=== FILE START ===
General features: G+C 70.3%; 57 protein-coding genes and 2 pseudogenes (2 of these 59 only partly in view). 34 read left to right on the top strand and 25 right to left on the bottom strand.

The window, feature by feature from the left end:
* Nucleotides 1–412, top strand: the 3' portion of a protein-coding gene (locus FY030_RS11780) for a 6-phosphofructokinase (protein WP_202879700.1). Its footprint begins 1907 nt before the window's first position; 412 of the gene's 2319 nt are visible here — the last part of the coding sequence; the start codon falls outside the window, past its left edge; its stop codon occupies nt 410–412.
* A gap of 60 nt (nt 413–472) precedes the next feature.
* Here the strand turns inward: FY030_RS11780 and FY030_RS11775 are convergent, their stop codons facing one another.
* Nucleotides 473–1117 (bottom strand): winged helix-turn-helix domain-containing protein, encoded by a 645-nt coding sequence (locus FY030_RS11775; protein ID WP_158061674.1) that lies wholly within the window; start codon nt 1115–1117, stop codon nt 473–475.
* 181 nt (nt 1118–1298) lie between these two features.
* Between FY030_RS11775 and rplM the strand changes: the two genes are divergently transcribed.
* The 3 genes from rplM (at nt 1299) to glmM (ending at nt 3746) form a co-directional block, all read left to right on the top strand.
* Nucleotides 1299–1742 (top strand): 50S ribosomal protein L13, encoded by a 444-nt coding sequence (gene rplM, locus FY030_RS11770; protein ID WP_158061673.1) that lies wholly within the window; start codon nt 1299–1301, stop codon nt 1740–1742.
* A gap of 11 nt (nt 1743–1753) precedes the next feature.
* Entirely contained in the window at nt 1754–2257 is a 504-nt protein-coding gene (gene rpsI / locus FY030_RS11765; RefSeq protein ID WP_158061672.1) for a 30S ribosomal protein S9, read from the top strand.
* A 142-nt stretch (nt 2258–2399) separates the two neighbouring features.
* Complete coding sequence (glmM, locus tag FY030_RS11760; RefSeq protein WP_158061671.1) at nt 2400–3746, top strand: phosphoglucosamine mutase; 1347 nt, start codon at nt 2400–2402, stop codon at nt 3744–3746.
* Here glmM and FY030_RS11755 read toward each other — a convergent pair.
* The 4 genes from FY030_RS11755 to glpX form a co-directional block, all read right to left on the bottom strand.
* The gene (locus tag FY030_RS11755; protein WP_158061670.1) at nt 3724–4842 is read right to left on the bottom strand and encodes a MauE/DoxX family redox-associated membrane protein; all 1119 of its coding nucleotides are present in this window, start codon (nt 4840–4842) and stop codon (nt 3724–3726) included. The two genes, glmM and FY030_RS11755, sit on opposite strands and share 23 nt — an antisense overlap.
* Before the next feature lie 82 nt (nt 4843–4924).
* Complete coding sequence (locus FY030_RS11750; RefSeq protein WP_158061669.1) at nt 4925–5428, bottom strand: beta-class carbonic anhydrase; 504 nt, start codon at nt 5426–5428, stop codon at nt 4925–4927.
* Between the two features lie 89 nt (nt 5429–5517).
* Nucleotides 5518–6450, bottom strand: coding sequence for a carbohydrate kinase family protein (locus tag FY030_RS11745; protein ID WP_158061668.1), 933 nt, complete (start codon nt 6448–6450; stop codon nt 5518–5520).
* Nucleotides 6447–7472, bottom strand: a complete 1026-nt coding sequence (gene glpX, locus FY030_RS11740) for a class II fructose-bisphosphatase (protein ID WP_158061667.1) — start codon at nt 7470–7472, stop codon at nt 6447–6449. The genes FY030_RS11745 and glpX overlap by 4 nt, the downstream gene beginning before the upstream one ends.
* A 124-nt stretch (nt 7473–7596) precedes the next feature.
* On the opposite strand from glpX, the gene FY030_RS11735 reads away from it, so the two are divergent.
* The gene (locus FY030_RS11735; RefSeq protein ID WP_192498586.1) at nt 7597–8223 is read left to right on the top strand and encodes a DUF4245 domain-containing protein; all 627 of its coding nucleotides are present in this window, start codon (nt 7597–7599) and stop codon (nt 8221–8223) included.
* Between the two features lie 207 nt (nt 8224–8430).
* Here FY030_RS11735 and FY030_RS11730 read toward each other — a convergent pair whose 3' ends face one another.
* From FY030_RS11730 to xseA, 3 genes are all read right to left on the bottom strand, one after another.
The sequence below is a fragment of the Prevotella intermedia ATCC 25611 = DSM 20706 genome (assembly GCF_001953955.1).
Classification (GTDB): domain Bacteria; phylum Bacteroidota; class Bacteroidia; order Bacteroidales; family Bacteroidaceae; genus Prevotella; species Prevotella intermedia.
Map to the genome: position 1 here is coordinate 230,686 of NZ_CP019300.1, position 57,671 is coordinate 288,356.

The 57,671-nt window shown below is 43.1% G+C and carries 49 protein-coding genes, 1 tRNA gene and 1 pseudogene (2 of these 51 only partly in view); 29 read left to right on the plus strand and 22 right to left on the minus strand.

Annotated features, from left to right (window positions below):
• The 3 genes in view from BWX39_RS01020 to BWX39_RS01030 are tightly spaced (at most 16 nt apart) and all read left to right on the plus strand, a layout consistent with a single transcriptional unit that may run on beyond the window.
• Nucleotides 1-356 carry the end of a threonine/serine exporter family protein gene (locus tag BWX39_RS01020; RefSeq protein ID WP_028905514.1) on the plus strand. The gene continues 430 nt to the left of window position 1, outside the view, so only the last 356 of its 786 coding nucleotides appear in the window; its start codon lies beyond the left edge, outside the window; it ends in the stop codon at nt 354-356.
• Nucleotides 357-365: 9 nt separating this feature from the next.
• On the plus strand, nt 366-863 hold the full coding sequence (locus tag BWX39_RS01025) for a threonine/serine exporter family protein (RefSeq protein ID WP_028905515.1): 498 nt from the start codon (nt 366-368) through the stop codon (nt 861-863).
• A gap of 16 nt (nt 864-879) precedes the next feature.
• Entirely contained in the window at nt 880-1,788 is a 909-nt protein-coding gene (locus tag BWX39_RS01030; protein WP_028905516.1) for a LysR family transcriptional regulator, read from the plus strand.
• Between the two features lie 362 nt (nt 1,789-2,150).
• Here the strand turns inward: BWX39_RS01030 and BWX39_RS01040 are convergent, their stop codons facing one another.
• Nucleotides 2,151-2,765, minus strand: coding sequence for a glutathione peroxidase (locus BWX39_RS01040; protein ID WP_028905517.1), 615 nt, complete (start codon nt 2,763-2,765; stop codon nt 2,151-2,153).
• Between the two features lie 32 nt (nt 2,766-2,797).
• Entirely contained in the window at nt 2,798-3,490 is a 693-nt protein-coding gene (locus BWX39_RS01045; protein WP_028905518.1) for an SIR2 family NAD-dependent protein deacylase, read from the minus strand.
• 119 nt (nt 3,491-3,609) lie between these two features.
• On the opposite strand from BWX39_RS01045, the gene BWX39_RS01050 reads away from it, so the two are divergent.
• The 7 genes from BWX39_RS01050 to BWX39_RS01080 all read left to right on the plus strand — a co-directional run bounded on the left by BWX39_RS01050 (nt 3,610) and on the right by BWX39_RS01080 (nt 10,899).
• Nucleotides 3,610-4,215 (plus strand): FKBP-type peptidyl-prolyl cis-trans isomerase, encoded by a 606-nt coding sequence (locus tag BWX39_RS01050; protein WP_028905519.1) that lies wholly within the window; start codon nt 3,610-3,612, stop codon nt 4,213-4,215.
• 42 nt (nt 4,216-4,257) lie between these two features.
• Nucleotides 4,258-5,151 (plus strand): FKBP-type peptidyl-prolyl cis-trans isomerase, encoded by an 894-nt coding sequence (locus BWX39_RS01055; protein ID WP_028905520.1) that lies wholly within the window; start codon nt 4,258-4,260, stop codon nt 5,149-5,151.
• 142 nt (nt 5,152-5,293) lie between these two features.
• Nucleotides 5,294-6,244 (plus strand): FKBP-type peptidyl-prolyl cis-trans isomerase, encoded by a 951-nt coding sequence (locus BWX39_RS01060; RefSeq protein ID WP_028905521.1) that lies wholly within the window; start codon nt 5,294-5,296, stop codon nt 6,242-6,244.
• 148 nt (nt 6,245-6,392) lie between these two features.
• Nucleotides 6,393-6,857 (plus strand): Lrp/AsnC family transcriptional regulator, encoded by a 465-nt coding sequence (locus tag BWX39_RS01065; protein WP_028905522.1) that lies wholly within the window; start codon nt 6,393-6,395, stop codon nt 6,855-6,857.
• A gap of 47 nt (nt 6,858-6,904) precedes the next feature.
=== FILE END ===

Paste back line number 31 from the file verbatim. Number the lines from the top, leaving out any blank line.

Map to the genome: position 1 here is coordinate 230,686 of NZ_CP019300.1, position 57,671 is coordinate 288,356.